A climate change documentary aimed at promoting Green New Deal initiatives — and featuring Congresswoman Alexandria Ocasio-Cortez — gave new meaning to the term “Box Office Bomb” with its dismal opening weekend.
Director Rachel Lears is behind the documentary, titled “To the End,” which debuted over the weekend in 120 theaters. The total box office haul for opening weekend was a less-than-stellar $9,667, according to Box Office Mojo.
Lears’ previous offering, Netflix’s “Knock Down the House,” also prominently featured Ocasio-Cortez and earned high marks from critics — Rotten Tomatoes gave it a critic score of 99% fresh. Viewers were not as kind, giving the film a rating of just 11%.
“To the End” has already garnered a critic score of 83% on the film-rating site, but at the time of publication, too few audience members had voted for the viewer score to be posted.
Exhibitor Relations Co. (@ERCboxoffice) did the math on the depressing opening-weekend numbers, determining that the per-theater average was even worse than the overall box office take.
“This is it the end, my friend,” they tweeted on Monday once the numbers were in for the weekend showings. “Roadside Attractions’ documentary on climate change, TO THE END, ‘starring’ AOC, was voted out of the box office — just $9,667 in 120 theaters, $81 per. Yes, $81 per.”
Nobody cares less about climate change than…theatergoers.
— Exhibitor Relations Co. (@ERCboxoffice) December 12, 2022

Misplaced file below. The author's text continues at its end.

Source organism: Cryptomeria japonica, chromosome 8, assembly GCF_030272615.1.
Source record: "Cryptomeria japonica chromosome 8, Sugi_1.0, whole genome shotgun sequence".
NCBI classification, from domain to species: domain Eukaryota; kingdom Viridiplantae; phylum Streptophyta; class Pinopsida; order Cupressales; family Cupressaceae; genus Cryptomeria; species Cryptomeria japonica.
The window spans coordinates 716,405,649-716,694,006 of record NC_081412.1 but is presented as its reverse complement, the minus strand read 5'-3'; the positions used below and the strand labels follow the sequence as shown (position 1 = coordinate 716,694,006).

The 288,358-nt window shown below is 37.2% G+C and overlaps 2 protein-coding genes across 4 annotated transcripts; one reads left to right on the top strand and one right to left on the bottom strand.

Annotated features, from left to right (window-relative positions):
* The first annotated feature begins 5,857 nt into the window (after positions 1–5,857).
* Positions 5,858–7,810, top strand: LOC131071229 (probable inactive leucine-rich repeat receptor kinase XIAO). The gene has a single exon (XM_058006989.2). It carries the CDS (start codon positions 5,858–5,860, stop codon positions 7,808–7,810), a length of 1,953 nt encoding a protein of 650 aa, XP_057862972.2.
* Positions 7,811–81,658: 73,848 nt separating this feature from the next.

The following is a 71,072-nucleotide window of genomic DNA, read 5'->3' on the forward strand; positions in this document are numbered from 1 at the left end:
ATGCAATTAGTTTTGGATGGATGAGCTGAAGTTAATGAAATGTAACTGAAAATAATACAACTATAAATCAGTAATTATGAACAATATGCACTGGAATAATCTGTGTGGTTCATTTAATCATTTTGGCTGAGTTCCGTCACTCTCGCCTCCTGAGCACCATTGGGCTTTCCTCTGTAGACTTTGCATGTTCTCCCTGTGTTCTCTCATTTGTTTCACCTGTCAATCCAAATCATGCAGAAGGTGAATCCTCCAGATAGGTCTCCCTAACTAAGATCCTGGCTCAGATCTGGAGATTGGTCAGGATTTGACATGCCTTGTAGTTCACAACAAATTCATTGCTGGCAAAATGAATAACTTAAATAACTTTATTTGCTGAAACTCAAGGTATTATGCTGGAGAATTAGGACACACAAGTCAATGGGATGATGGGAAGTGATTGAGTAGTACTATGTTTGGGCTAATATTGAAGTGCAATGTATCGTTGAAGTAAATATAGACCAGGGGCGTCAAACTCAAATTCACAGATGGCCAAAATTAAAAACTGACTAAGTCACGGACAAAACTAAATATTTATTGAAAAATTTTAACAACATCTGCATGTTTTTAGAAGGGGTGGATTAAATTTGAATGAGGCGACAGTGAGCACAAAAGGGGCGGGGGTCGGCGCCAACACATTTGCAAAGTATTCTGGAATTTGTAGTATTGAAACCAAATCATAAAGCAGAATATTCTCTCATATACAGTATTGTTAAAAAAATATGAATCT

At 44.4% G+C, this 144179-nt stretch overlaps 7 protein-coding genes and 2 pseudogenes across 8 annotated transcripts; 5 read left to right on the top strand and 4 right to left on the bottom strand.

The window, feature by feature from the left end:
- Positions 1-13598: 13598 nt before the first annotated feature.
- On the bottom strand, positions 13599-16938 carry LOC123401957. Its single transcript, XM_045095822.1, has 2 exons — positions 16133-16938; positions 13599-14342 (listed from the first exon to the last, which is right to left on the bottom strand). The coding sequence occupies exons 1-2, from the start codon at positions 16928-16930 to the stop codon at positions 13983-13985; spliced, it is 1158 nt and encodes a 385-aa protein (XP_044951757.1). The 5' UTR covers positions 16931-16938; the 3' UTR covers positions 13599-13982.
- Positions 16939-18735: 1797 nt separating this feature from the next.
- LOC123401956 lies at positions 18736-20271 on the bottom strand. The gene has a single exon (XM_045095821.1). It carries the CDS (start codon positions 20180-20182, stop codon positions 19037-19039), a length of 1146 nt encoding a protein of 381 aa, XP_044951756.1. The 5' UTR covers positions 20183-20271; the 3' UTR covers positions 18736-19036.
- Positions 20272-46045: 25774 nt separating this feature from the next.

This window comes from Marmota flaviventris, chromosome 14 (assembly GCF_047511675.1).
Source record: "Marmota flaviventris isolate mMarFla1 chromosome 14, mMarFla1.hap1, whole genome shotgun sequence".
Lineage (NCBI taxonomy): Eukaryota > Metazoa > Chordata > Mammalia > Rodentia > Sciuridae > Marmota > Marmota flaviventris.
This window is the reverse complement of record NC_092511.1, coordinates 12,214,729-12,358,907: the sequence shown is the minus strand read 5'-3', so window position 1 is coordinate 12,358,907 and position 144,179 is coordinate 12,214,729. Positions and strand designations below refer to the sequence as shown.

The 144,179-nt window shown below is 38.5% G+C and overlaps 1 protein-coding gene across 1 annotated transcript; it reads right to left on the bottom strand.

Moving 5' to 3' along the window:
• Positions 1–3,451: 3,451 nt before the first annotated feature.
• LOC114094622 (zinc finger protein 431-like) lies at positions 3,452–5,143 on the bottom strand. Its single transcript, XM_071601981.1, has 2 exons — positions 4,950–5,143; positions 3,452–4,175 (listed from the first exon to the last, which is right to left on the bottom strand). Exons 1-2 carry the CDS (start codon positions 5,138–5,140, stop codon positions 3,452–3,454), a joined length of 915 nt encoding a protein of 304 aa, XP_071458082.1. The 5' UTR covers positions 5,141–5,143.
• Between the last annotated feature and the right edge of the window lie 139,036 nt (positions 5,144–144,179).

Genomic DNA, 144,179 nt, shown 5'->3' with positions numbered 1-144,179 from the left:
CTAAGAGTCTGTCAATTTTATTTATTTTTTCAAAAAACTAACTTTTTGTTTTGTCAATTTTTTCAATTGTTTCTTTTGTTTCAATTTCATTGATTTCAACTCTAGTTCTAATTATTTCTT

“Nobody cares less about climate change than … theatergoers,” they concluded.
As if to belabor that point, Mediaite noted that “To the End” debuted alongside Atlas Distribution’s gory horror flick “The Mean One,” based (very) loosely on the 1957 Dr. Seuss children’s classic, “How the Grinch Stole Christmas.”
“The Mean One” debuted in 162 theaters and pulled in over $218,000 — an average of just over $1300 per theater — suggesting, as Mediaite concluded, that moviegoers would rather watch a Christmas-themed slasher flick than listen to more lectures about climate from the same cast of characters.
Another film released to limited theaters, for the sake of comparison, was Darren Aronofsky’s “The Whale” — which pulled in $360,000 from just six theaters in New York and California and averaged $60,000 per theater during the same time frame.
In addition to being the best indie-film opening of the year and already generating Oscar buzz — primarily for lead actor Brendan Fraser — “The Whale” marks Aronofsky’s best per-theater average for an opening weekend since 2010’s “The Black Swan.”